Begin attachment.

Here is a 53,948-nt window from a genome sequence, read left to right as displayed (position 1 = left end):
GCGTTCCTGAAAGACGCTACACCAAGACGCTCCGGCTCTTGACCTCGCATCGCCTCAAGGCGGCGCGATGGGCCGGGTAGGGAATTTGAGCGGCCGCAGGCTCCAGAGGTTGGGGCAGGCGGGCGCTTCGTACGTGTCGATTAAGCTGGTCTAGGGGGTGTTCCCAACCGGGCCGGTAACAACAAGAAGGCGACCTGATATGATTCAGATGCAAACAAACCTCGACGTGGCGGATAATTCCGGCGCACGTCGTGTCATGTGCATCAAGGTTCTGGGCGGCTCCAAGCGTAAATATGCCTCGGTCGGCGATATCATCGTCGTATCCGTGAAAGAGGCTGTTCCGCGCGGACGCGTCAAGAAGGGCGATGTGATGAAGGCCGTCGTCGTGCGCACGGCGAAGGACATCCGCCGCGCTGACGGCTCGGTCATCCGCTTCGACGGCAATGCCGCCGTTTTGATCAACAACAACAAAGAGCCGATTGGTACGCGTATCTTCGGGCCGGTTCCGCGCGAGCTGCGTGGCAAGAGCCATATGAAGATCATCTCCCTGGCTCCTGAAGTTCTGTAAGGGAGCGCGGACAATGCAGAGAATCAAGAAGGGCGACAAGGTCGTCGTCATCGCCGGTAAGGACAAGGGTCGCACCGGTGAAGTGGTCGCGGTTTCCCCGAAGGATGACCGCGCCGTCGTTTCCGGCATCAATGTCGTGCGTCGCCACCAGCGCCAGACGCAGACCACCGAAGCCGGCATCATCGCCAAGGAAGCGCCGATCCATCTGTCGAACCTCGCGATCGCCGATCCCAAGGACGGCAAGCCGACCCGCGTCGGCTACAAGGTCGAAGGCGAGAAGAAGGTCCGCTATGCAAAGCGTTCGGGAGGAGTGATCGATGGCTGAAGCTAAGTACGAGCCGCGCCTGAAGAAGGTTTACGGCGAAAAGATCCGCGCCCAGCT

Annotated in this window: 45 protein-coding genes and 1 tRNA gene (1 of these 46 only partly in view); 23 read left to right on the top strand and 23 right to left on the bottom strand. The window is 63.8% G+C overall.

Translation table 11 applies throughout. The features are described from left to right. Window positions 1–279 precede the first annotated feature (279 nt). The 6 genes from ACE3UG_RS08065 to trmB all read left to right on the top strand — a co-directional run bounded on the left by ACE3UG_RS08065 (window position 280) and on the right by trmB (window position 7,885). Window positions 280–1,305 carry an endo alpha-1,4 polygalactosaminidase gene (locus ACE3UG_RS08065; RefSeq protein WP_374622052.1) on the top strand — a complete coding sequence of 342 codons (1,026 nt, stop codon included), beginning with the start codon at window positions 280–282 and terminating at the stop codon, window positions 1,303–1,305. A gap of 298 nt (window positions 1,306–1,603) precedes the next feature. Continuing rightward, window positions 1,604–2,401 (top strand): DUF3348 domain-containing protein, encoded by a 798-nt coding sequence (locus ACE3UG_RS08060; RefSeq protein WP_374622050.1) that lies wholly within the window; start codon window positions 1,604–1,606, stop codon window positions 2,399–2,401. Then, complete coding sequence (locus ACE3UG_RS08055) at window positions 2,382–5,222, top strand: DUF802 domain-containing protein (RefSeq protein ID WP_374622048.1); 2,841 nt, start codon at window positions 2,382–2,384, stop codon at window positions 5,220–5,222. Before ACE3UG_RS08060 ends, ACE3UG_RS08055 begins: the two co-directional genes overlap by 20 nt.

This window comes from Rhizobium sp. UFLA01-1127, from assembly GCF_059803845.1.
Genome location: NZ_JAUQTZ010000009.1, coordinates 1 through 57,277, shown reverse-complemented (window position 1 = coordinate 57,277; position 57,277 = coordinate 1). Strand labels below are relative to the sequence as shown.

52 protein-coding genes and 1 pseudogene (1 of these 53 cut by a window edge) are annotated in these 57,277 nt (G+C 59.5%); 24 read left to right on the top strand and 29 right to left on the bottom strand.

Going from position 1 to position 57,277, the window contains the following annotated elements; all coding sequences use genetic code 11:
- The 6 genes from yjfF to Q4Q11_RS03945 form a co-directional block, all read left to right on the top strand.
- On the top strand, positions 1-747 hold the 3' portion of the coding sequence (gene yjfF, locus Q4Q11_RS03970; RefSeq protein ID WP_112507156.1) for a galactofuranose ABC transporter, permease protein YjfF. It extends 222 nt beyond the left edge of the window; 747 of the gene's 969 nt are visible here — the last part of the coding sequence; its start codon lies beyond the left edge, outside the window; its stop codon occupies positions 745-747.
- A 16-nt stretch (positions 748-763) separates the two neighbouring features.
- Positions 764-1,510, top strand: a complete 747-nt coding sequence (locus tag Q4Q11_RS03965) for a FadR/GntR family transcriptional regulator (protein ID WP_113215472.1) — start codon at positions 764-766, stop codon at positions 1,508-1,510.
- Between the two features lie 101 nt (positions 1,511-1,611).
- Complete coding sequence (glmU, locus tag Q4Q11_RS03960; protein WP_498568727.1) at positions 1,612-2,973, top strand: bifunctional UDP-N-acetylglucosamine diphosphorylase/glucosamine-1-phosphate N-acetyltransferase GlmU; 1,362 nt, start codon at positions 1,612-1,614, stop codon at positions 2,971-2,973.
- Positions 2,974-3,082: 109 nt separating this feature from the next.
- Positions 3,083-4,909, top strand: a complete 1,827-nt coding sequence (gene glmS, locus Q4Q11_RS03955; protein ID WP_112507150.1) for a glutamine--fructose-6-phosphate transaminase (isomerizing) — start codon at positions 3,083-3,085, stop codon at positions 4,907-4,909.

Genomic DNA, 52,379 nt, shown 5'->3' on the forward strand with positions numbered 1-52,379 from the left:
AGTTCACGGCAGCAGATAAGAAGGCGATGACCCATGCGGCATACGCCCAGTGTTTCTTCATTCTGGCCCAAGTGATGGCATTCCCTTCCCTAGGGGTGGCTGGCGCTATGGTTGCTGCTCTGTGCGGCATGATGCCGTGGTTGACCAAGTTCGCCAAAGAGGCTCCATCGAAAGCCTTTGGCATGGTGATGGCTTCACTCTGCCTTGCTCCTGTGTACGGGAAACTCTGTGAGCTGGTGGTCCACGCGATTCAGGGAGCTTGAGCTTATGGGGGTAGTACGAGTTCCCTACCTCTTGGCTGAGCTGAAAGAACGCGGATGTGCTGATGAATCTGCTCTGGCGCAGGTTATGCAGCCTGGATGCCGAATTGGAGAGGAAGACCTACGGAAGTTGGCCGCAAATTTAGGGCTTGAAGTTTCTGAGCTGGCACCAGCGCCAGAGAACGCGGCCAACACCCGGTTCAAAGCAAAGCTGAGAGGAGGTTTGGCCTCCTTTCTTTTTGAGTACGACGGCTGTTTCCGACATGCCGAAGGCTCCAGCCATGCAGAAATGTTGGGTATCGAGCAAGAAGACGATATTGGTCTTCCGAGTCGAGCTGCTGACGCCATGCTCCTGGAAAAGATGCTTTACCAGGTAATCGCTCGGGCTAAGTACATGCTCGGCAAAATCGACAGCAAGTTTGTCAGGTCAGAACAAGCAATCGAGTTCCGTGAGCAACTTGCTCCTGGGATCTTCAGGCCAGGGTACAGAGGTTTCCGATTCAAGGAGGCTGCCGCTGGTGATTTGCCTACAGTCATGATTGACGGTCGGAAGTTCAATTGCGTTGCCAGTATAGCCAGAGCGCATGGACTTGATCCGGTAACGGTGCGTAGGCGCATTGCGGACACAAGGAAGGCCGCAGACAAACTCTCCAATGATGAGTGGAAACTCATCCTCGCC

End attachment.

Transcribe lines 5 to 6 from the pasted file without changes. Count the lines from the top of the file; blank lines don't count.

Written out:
This window comes from Rhizobium sp. UFLA01-1127, from assembly GCF_059803845.1.
Genome location: NZ_JAUQTZ010000009.1, coordinates 1 through 57,277, shown reverse-complemented (window position 1 = coordinate 57,277; position 57,277 = coordinate 1). Strand labels below are relative to the sequence as shown.